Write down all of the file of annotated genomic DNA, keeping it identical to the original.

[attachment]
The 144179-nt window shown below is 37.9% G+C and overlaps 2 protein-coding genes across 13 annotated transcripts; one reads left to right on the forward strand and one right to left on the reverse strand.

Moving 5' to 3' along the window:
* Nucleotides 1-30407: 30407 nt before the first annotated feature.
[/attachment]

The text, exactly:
The 144179-nt window shown below is 37.9% G+C and overlaps 2 protein-coding genes across 13 annotated transcripts; one reads left to right on the forward strand and one right to left on the reverse strand.

Moving 5' to 3' along the window:
* Nucleotides 1-30407: 30407 nt before the first annotated feature.